Night Specters: The Haunted Stars


There are ghastly shapes above our heads. When the nights are dark and cold—ghosts of the night come alive. Ephemeral… tenuousthese night specters are buried at the edge of our perception. These are the things that make you squint and question if you actually see anything at all.

But you do see it—the ghosts of the night. Once seen, they can never become unseen. The eternal haunting will be with you into until the day you die, and even then, there’s no guarantee you will rest in peace.

These are the ghosts of autumn. Admire with caution.


Specters in the Night


Night specters have been haunting humanity since the birth of time. They mentally scar those that are foolish enough to look at them in the eyes.

One of the night specters is known as M31—the Andromeda Galaxy.

High above northern heads well after midnight, the Andromeda Galaxy is merely a wisp among a canvas of black. Those that seek out this specter only stand a chance under the darkest of skies. Light easily banishes the soft glow of the Andromeda Galaxy. Once you are able to bask in the shade of night—look up—if you dare.

M31 is buried in the constellation Andromeda. To view this specter: locate Cassiopeia—a distinctive autumn constellation for northern dwellers. The shape of the constellation resembles a crooked letter M, lightning bolt, or W. The stars are all relatively bright and are unmistakable. Cassiopeia will be the lighthouse that keeps you steady in the night. Learn to become acquainted with this stellar beauty and she will treat you well.

Within the jagged W of Cassiopeia, a star points the way. This stellar gem will close the cosmic gap that separates you from the specters of the night.



Once you have acquainted yourself with Cassiopeia, and are confident in your ability to locate this starry queen, it’s time to set your eyes on a specific star. This star will hold your hand in the darkest of nights.


Take note of the illusionary green blob. The star imprisoned within the belly of the green blob will point the way toward the specters of the night. Learn the stellar position of Schedar—you’ll be one step closer to being haunted for the rest of your life.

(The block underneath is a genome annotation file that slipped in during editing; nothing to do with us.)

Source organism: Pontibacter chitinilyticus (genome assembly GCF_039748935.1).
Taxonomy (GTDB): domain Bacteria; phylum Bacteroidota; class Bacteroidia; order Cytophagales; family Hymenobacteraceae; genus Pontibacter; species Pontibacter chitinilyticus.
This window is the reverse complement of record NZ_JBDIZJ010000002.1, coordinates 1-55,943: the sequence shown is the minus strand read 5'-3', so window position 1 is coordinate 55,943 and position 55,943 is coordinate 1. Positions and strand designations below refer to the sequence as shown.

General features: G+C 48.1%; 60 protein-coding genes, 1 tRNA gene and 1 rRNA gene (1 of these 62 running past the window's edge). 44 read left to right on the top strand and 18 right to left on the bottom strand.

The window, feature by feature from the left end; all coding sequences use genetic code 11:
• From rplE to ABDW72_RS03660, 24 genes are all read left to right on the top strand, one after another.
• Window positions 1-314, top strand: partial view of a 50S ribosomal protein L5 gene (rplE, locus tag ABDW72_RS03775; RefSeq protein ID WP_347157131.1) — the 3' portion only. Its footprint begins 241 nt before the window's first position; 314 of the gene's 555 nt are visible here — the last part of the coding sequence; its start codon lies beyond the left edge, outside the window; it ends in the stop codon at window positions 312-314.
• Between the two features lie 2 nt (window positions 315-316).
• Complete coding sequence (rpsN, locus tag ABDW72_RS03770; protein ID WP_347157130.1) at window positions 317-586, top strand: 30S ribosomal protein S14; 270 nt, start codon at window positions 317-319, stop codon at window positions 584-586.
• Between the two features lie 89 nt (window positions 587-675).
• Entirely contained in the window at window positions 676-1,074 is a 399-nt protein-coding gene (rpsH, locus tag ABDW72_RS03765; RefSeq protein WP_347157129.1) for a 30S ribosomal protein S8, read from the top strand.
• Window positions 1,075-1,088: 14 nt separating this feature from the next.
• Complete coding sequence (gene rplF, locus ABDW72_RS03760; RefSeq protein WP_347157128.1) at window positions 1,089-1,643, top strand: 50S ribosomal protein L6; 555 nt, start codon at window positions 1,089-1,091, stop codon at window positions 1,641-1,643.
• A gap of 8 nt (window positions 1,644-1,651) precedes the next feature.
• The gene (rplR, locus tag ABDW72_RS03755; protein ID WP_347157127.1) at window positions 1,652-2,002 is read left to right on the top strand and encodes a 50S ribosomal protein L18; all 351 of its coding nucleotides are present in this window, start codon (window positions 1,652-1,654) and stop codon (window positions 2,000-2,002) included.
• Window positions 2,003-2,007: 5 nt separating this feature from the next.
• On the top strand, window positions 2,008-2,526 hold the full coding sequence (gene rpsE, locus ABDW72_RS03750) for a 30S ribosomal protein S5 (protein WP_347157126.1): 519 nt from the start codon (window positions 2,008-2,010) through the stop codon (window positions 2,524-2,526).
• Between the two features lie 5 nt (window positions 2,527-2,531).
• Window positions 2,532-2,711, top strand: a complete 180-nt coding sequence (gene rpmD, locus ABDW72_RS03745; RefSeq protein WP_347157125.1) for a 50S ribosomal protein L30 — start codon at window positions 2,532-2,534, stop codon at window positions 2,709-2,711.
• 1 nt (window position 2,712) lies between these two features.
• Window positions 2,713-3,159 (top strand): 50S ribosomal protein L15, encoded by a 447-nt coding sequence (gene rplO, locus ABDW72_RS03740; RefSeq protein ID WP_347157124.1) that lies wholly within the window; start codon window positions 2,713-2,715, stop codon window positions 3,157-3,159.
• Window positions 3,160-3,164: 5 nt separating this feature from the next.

The Haunt Begins


Now that you are able to place yourself at the cosmic crossroads—will you be ready to take the journey? Which road will you travel first? Choose wisely. The state of your sanity will heavily depend on your decision.

Cassiopeia Wide-8-1-3-6

If you decide to travel to the right of Cassiopeia—you’ll eventually see a strange cloud of light. You may not believe anything is there at all, but trust your instincts, you’re not seeing things. Something is theresomething that lies at the edge of our visibility. This something is known the Andromeda Galaxy. A fourth magnitude diffuse ghost—you may have difficulty finding it at all. Insure that you hunt under the darkest of skies. Night specters are easily repelled by earthly photons.

Andromeda Galaxy (Crop)

Andromeda has a secret: it has a twin ghost. You will never be able to see this dim ghost with only your eyes—its existence is only perceptible with the aid of long exposure photography or optics. Look closely at the image above. Ignore Andromeda’s hypnotic galactic core. Set your gaze toward the outskirts of the wispy galactic arms.

Do you see it?

If you can’t see this ghost, don’t worry: you’re still sane. But I can fix that. Are you ready to step beyond the threshold of the unknown? Are you ready to abandon your ability to reason? Take a look at the image below:

Andromeda’s Companion Ghost

If you dare: commit yourself to a steadfast glimpse in front of the massive green arrow. Eventually something will emerge out of the dark—a slight smudge of light that barely glows brighter than the black of night.

Do you see it? Because it sees you. This ghost is known as M32, an elliptical galaxy that is home to uncountable suns and horrors not yet known to humanity.